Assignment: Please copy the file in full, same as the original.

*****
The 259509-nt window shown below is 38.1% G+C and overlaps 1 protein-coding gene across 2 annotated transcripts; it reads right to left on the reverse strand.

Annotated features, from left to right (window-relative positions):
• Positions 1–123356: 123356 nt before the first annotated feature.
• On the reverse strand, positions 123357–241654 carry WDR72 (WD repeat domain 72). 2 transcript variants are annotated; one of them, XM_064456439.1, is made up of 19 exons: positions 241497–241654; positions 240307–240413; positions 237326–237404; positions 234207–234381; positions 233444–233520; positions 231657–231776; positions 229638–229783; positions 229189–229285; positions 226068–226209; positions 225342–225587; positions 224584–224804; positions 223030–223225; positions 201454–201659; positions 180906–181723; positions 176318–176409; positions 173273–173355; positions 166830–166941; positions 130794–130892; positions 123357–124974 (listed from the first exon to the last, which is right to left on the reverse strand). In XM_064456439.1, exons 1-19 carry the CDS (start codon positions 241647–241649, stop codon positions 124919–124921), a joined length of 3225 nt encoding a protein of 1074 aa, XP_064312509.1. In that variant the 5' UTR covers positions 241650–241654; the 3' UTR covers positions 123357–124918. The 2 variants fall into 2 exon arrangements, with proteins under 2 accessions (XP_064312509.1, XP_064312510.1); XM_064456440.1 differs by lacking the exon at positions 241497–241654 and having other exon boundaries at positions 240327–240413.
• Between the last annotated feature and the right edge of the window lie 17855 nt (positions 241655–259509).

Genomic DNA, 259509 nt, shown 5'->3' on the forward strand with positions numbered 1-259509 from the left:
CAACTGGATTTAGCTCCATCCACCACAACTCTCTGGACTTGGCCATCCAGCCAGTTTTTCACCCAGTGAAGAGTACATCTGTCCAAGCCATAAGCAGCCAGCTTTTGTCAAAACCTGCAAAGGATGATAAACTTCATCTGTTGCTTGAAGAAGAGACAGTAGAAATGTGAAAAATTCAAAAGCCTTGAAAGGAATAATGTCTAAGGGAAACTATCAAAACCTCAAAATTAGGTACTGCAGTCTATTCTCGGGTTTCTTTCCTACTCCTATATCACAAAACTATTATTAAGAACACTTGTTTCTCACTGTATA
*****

The 259509-nt window shown below is 38.1% G+C and overlaps 1 protein-coding gene across 2 annotated transcripts; it reads right to left on the reverse strand.

Annotated features, from left to right (window-relative positions):
• Positions 1–123356: 123356 nt before the first annotated feature.
• On the reverse strand, positions 123357–241654 carry WDR72 (WD repeat domain 72). 2 transcript variants are annotated; one of them, XM_064456439.1, is made up of 19 exons: positions 241497–241654; positions 240307–240413; positions 237326–237404; positions 234207–234381; positions 233444–233520; positions 231657–231776; positions 229638–229783; positions 229189–229285; positions 226068–226209; positions 225342–225587; positions 224584–224804; positions 223030–223225; positions 201454–201659; positions 180906–181723; positions 176318–176409; positions 173273–173355; positions 166830–166941; positions 130794–130892; positions 123357–124974 (listed from the first exon to the last, which is right to left on the reverse strand). In XM_064456439.1, exons 1-19 carry the CDS (start codon positions 241647–241649, stop codon positions 124919–124921), a joined length of 3225 nt encoding a protein of 1074 aa, XP_064312509.1. In that variant the 5' UTR covers positions 241650–241654; the 3' UTR covers positions 123357–124918. The 2 variants fall into 2 exon arrangements, with proteins under 2 accessions (XP_064312509.1, XP_064312510.1); XM_064456440.1 differs by lacking the exon at positions 241497–241654 and having other exon boundaries at positions 240327–240413.
• Between the last annotated feature and the right edge of the window lie 17855 nt (positions 241655–259509).

Genomic DNA, 259509 nt, shown 5'->3' on the forward strand with positions numbered 1-259509 from the left:
CAACTGGATTTAGCTCCATCCACCACAACTCTCTGGACTTGGCCATCCAGCCAGTTTTTCACCCAGTGAAGAGTACATCTGTCCAAGCCATAAGCAGCCAGCTTTTGTCAAAACCTGCAAAGGATGATAAACTTCATCTGTTGCTTGAAGAAGAGACAGTAGAAATGTGAAAAATTCAAAAGCCTTGAAAGGAATAATGTCTAAGGGAAACTATCAAAACCTCAAAATTAGGTACTGCAGTCTATTCTCGGGTTTCTTTCCTACTCCTATATCACAAAACTATTATTAAGAACACTTGTTTCTCACTGTATA